Mortuary Rituals

Authored by: Satsuki Kawano

The Ashgate Research Companion to Anthropology

Print publication date:  May  2015
Online publication date:  March  2016

Print ISBN: 9780754677031
eBook ISBN: 9781315612744
Adobe ISBN: 9781317044116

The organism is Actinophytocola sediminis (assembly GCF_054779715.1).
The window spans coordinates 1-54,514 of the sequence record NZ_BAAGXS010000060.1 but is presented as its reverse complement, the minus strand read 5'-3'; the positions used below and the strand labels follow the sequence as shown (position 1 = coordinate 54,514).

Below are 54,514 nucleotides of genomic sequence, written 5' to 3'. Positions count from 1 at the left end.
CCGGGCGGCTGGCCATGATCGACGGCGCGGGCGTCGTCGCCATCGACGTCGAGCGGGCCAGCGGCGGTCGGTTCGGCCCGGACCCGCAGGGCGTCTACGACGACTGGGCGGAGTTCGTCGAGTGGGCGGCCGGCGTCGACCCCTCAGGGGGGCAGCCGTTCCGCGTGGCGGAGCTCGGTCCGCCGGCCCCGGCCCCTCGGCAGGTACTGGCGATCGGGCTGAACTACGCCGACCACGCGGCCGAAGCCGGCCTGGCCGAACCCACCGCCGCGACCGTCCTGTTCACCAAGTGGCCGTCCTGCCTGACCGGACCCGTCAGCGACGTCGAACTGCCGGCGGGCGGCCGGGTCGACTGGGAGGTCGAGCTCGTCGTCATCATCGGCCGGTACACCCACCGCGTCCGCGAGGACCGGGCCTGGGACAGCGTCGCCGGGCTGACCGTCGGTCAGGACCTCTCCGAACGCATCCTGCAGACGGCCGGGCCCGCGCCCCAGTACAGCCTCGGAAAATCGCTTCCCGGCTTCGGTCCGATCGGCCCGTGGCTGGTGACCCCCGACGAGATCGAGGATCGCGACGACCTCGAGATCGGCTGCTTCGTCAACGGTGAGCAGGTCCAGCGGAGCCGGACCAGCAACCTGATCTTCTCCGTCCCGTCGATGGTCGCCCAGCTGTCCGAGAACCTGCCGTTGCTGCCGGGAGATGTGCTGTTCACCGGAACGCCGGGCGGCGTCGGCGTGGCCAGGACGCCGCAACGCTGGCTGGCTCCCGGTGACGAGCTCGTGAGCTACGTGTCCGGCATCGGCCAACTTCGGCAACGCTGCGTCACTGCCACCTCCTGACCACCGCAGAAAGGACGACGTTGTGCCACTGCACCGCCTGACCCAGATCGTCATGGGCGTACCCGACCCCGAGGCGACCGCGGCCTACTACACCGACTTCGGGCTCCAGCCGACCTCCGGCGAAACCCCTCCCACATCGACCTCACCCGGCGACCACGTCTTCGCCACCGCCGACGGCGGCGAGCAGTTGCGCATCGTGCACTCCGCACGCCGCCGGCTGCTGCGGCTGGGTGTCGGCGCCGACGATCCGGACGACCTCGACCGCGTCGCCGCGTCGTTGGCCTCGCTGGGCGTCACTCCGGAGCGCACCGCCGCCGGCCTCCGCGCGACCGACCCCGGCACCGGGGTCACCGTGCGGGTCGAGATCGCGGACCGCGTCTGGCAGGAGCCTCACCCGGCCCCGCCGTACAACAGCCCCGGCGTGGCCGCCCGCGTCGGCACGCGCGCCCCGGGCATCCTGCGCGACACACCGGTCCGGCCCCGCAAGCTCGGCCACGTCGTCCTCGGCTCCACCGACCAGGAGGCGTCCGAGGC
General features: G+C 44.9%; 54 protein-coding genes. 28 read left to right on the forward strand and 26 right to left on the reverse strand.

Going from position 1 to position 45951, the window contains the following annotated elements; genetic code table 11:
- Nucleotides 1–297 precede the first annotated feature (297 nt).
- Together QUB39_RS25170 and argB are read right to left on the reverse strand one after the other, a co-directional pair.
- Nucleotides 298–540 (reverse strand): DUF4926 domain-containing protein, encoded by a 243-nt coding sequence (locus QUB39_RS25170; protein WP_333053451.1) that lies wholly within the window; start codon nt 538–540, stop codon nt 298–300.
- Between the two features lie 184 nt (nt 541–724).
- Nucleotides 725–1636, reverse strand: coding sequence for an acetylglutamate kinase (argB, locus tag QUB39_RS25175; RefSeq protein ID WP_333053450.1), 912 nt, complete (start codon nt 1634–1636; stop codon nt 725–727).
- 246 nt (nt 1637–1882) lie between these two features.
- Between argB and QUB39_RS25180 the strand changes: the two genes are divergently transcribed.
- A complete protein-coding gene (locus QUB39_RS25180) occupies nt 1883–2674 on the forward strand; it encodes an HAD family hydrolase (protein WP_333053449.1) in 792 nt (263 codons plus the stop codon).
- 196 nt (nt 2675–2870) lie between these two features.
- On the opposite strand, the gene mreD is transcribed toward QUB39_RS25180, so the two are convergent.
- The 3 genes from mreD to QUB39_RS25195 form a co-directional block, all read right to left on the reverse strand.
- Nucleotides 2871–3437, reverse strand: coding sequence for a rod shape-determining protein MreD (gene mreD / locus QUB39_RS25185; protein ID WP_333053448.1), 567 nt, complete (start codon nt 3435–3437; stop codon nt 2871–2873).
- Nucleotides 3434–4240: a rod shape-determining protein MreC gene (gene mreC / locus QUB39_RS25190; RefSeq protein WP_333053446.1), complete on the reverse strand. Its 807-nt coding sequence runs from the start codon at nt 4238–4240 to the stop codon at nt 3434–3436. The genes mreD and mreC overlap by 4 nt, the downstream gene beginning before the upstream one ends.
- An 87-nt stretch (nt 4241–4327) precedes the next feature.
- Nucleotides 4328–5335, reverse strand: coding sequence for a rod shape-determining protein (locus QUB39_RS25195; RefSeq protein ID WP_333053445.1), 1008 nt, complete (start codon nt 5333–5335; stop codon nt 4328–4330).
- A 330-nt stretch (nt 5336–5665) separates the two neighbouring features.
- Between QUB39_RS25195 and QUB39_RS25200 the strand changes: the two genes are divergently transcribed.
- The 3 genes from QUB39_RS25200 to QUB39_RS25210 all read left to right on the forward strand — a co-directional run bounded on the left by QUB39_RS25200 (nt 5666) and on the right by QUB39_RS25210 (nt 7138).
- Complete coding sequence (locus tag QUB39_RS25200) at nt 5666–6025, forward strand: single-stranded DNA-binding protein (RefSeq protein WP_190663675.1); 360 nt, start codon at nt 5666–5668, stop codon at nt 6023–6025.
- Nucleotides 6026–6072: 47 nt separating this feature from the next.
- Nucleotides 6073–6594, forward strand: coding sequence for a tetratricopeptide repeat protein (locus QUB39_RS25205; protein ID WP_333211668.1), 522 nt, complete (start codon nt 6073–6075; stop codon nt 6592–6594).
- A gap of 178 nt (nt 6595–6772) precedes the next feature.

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There has been renewed interest in mortuary rituals, which constitute one of the classic research topics for anthropological investigation. Mortuary rites had long been quintessentially understood for their integrative functions that serve to maintain a harmonious whole. However, recent approaches to mortuary rituals reveal the ways in which social actors strategically mobilize them in a rapidly changing society (De Boeck 2009; De Witte 2001, 2003; Gable 2006). Mortuary rites are occasions for various groups of people to negotiate or shape social relationships in a society characterized by diversity and stratification (Kawano 2010; Jindra and Noret 2011; Smith 2004). This shift partly reflects the revised view of what constitutes a field site in the larger discipline of anthropology. The locality where an anthropologist conducts fieldwork is no longer regarded as an isolated, more-or-less internally coherent unit set apart from global economic and political relations. A growing body of literature on mortuary rites incorporates such a view and examines mortuary rites as opportunities for strategic engagement shaped by the larger politico-economic forces, even though, to an outsider, the ritual may appear to be an unchanging, ahistorical practice of “tradition.”

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